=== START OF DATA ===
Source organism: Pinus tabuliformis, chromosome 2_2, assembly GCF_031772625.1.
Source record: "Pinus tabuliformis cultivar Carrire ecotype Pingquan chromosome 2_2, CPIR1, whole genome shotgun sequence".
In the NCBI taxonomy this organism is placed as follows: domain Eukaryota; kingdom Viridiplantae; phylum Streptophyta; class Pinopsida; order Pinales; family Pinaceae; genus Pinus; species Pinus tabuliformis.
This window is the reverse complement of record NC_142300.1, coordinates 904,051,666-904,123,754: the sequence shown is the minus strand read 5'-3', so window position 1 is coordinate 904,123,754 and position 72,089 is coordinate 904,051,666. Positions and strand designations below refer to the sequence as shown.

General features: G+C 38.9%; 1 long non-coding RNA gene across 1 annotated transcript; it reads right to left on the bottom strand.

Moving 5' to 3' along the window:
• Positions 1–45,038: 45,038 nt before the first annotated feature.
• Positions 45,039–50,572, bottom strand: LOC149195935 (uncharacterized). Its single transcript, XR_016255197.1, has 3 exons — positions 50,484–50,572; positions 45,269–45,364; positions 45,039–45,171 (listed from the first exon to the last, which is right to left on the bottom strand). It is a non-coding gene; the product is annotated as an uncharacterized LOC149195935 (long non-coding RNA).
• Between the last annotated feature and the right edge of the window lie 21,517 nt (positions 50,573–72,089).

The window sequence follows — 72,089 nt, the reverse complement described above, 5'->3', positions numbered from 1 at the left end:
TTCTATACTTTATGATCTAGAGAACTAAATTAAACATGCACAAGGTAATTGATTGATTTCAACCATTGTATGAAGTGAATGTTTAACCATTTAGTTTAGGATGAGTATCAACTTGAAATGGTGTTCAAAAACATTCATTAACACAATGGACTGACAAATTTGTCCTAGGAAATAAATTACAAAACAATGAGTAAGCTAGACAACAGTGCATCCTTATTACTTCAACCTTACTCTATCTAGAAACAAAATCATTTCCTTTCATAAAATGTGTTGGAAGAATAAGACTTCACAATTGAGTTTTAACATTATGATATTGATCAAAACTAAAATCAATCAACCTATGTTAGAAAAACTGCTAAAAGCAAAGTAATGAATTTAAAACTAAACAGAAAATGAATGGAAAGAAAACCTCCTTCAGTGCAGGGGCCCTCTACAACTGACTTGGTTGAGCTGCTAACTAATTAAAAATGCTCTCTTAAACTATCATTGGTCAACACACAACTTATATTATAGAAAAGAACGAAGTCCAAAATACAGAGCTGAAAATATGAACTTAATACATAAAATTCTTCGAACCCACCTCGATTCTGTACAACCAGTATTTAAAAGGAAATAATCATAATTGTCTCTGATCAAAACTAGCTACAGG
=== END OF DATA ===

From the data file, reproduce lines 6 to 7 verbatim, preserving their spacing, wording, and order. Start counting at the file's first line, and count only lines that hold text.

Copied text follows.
Moving 5' to 3' along the window:
• Positions 1–45,038: 45,038 nt before the first annotated feature.